Stress failure hypothesis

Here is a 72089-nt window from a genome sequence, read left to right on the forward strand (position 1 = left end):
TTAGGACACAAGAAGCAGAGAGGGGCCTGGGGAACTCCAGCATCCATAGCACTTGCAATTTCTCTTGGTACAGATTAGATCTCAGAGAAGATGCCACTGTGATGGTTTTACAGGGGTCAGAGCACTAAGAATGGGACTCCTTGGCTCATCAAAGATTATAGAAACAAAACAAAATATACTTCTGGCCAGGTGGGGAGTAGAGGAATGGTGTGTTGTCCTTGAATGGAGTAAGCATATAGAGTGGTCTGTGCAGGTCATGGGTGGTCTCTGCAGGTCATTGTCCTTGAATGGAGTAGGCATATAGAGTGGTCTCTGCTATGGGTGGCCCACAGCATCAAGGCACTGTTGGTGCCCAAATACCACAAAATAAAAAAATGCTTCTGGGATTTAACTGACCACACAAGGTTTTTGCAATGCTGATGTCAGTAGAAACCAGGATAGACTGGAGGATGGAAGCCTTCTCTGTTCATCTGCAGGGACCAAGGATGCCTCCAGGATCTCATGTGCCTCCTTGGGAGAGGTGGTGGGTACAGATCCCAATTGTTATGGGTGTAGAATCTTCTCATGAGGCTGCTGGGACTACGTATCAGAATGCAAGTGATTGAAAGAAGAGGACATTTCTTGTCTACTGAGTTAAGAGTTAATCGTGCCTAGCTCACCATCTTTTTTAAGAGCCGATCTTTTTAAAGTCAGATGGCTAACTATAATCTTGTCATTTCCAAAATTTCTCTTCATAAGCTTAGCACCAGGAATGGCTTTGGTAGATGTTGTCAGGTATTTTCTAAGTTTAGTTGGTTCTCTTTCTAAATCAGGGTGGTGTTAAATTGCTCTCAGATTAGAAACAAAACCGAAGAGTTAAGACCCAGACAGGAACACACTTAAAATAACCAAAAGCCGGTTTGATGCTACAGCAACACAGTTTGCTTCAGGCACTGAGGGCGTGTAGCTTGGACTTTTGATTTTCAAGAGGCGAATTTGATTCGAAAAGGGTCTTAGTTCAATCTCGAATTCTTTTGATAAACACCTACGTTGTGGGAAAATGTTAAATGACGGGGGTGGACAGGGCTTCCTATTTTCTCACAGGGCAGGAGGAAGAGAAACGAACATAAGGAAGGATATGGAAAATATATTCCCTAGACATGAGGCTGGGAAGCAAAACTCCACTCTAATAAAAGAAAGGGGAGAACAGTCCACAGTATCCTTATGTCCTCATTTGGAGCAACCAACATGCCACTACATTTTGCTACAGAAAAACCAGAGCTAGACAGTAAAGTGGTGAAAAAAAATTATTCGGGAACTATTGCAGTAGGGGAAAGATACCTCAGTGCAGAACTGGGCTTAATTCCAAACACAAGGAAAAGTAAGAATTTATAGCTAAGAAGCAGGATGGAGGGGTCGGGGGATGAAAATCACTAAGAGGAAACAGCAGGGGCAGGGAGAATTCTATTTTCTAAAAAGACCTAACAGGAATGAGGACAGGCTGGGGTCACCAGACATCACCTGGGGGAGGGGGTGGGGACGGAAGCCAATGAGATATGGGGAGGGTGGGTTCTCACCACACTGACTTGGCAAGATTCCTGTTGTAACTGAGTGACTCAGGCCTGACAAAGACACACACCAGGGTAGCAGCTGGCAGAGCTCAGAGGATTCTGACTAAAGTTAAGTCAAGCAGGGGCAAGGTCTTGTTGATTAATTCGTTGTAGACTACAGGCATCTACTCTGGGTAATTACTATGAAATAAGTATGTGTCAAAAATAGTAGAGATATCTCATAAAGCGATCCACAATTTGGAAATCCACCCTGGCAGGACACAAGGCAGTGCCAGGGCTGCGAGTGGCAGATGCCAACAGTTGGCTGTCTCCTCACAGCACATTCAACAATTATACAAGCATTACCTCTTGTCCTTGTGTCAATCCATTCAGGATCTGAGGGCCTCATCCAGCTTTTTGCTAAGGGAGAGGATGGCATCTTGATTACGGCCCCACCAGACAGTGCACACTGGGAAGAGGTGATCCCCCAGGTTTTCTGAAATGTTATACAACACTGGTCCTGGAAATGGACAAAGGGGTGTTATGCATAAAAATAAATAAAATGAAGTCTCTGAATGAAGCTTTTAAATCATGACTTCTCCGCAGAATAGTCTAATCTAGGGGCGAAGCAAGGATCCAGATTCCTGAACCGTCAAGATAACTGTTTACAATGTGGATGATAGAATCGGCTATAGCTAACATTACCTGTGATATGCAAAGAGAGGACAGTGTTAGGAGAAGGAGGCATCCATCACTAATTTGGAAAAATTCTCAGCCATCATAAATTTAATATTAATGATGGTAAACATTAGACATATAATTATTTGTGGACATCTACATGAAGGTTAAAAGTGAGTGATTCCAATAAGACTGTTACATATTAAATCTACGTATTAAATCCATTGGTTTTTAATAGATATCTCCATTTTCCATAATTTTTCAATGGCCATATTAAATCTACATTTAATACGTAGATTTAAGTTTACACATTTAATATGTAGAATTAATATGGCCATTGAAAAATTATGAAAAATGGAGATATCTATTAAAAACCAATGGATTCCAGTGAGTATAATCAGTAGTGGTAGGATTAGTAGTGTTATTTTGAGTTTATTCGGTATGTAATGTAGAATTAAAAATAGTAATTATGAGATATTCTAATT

The alveolar fluid of high-altitude pulmonary edema patients has a high content of large proteins and contains numerous erythrocytes, suggesting a permeability leak in pulmonary capillaries. The stress failure hypothesis incorporates hydrostatic and permeability components. Hydrostatic stress applied to pulmonary vessels induces mechanical damage to pulmonary endothelial and epithelial cells. In addition, breaks in the capillary endothelial layer expose the basement membrane with activation of neutrophils and thrombocytes. Thrombin formation and the presence of inflammatory mediators (e.g. leukotriene B4 and complement fragment C5a) in the bronchoalveolar lavage fluid are possible consequences favoring both interstitial and alveolar edema.

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